David Brett was born in Bridgewater, Plymouth County, Massachusetts on April 22, 1816, the seventh child of Joseph and Olive Beal Brett. He was born of staunch New England parentage, being the seventh generation of William Brett, his illustrious forefather, who had come to America in 1639 from Kent, England in order to escape the religious persecutions of his native land. William Brett (1618-1681) was a man of considerable wealth and a notable land owner in the new colony and he had--with John Alden, Miles Standish, George Soule, John Rogers, and Constant Southworth of Mayflower fame--founded in 1649 the town of Bridgewater, from which in 1819 the town of North Bridgewater had been organized through a petition signed by the residents of the northerly section of the old town. Among
the signers may be noted the signatures of David's father and uncles.
Brett was forty-six when he answered his country1s call and on the 23rd of July he enlisted in the then being organized Ninth Battery, Massachusetts Light Artillery, giving his age as forty-three.
Brett's health apparently was exception, he lost no time on sick leave during his entire enlistment, and he visited the doctor only once, in March 1863 to have his head bandaged after receiving an injury.
Brett was very apt in the art of making money and while with the battery collected old iron and rags and would sell them in Washington and Alexandria. He also bought tobacco and condensed milk from his nephew in New York, reselling it at profit to the members of the battery. He always appeared to be in fund and would frequent his
wife's meager wages as a seamstress. He was a frugal person-he neither gambled nor drank.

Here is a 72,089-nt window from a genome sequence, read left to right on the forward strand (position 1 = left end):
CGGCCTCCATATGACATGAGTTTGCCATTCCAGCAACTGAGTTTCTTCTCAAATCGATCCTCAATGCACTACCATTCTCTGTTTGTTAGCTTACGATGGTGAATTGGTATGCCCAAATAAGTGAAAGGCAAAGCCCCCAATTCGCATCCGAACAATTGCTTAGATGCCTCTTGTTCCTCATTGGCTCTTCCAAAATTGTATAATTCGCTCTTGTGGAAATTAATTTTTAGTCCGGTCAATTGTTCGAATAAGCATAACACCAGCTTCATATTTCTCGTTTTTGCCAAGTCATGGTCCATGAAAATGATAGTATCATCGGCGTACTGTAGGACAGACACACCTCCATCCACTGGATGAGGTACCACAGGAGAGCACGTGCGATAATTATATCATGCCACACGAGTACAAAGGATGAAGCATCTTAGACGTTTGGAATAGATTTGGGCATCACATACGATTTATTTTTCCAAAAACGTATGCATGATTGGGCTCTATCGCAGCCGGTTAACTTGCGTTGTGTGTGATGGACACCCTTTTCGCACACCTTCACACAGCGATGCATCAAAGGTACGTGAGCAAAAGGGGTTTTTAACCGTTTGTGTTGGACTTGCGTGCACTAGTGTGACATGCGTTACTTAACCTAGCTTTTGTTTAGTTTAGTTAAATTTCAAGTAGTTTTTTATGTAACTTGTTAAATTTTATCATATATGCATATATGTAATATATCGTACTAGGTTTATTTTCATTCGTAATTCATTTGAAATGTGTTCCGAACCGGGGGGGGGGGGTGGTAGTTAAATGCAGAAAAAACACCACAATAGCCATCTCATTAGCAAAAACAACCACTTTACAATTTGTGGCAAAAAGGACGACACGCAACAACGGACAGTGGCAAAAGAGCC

Brett took great pride and satisfaction in his family, and it hurt him when his brothers and sisters did not write him, but he was concerned most of all with the welfare of his wife. Not only was Brett loved by his family, but he was also admired by his comrades in arms, whom he wrote about as "the boys", and who affectionately dubbed him "Uncle David". At Gettysburg, after the battery had made their gallant stand and were falling back under the withering fire of Barksdale1st Missippians, Brett, losing his cap, went back to retrieve it, when one of his comrades, risking his life, took Brett under his arm and led him off the field to safety--such was the affection of his brother cannoneers.
Like most soldiers, Brett grew tired of the war and wished for peace and to return to his home, and while he was convince young men should volunteer to put an end to the rebellion, he would not take advantage of his advanced age to seek a discharge. His loyalty to his country was abundant and his pity for the destitute condition of the rebel inhabitants in Virginia was great.
The battery was mustered out on June 6th, and Brett was discharged 3 days later.
When Brett returned to North Bridgewater he obtained employment as a sole leather cutter in one of the shoe manufacturing plants for which the town was becoming noted. The town was, in 1874, renamed Brockton--to the disappointment of the old residents--and became one of the major shoe manufacturing centers of the nation.
Brett, in later years, contracted partial deafness of both ears and lived to be eighty. He died of a heart attack on the May 15, 1896. He was laid to rest in in old Union Cemetery in Brockton.
David Brett's Grave in Brockton